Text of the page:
How can inferences from idealized models to the phenomena they represent be justified when those models deliberately distort the phenomena? Pierre Duhem considered just this problem in part II, chapter III ("Mathematical Deduction and Physical Theory") of The Aim and Structure of Physical Theory (1914), arguing that inferences and explanations from mathematical models of phenomena to real physical applications must also be demonstrated to be approximately correct when the (idealized) assumptions of the model are only approximately true. Despite being included in Duhem's most influential contribution to philosophy of science, this chapter and the principle it contains is little discussed among philosophers. Yet mathematicians and physicists both contemporaneous with and subsequent to Duhem took up this challenge (if only sometimes implicitly), yielding a novel and rich mathematical theory of stability. My goals in this presentation are thus twofold: first, to trace some of the history of this principle of stability and its precursors in reference to their application in science, and second, to present a modern version of the principle, exploring some of its applications and implications, as well as comparing it to related notions that have received more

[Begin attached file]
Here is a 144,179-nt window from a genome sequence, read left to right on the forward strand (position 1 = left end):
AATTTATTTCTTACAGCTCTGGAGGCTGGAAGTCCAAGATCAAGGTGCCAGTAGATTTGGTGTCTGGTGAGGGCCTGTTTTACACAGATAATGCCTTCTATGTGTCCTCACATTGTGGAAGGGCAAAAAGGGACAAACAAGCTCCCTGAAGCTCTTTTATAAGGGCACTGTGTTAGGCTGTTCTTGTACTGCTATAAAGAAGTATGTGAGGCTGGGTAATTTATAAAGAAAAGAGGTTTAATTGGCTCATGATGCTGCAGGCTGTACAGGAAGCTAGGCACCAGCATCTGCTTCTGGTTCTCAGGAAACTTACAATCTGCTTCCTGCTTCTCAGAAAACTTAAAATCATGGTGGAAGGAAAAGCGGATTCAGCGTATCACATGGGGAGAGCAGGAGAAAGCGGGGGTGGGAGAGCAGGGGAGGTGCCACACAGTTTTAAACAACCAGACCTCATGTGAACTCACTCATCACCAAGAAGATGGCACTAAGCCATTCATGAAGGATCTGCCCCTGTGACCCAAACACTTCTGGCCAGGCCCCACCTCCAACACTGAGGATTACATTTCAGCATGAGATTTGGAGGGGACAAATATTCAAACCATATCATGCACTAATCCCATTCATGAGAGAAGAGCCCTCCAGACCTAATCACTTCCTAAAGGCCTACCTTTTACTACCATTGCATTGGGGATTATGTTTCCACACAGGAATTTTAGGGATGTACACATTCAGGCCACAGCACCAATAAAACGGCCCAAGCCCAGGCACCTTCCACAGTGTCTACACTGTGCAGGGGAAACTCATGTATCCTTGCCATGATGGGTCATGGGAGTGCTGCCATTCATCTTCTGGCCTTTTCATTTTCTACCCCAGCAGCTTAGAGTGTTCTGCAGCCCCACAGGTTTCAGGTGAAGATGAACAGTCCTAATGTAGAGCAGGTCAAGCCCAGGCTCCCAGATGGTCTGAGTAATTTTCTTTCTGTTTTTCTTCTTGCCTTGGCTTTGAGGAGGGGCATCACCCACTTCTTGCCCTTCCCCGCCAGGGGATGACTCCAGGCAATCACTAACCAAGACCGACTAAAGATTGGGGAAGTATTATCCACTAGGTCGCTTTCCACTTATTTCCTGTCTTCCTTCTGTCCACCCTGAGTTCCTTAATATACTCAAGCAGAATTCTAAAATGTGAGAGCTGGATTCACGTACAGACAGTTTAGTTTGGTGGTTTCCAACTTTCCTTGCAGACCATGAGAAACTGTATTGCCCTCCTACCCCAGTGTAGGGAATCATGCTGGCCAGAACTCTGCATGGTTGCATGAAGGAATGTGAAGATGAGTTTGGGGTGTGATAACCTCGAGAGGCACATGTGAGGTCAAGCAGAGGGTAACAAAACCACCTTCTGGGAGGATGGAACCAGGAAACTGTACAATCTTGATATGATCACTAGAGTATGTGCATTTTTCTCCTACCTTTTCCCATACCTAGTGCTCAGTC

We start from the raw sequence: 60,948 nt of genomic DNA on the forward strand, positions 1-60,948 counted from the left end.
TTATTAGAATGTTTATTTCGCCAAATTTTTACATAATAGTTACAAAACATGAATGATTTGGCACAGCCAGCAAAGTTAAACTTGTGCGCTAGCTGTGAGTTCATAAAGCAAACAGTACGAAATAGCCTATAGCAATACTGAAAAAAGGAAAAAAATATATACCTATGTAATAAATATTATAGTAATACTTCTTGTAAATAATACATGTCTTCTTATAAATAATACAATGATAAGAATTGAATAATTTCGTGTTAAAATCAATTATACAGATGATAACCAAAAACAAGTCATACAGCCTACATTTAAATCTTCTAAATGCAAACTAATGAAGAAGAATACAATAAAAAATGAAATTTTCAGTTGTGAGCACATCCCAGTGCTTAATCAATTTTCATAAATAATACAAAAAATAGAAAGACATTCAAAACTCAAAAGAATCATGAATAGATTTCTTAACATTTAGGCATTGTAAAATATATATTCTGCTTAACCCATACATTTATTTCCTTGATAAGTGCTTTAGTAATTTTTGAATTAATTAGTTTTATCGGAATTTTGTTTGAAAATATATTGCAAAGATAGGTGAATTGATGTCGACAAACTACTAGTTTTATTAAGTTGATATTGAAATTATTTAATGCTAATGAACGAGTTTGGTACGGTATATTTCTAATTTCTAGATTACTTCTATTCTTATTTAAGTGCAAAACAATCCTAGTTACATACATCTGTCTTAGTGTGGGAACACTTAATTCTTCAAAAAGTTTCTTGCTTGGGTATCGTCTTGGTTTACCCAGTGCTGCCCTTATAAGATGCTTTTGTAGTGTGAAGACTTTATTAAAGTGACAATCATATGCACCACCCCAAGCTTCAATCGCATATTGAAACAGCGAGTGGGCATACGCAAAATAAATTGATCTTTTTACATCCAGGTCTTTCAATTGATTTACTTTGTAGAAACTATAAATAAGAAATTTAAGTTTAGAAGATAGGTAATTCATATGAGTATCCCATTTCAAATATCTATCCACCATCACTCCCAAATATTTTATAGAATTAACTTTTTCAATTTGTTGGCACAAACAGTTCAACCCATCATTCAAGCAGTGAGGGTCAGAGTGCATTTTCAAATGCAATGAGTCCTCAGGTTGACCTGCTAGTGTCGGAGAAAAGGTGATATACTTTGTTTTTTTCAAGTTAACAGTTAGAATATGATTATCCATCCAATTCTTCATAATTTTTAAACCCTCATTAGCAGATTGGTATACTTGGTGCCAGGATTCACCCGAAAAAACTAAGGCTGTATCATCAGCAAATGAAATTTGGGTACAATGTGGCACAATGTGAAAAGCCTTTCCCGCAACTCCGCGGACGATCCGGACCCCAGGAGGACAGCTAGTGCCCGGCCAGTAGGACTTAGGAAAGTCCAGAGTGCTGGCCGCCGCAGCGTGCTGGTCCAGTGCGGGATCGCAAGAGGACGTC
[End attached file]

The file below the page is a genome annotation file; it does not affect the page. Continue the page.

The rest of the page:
Marco Giovanelli: 'Prinzipienfuchser'. Historical-Philosophical Considerations on Einstein's 'Principle-Strategy'

In 1919, in a brief article for the London Times, Einstein famously declared relativity theory to be a 'principle theory', like thermodynamics, rather than a 'constructive theory', like the kinetic theory of gases. Einstein later identified himself jokingly as a Prinzipienfuchser, a 'principle-fanatic'. Considerable attention has been drawn recently to such a distinction in recent literature. This paper argues that Einstein's 'principle-strategy' is based on a simple and rather widespread argumentative structure which can be traced back at least to Helmholtz. In both special relativity and thermodynamics systematical the failure to observe an expected result allowed by the given laws of physics (perpetual motion, ether drift etc.) grows from a curiosity into a non-existence claim and finally into a mathematical criterion that the laws of nature have to satisfy, if the expected effect should not happen (energy conservation, Lorentz invariance etc.). Einstein's achievement was probably not have introduced this strategy, but for having brought it to unprecedented successes. The paper concludes that successful principles in physics have often a negative or interdictory aspect. Instead of being a by-product of the actual laws of nature principles, principles are justified in as much they effectively restrict the domain of possible laws of

Attila Granpierre: The Significance of the First Principles of Science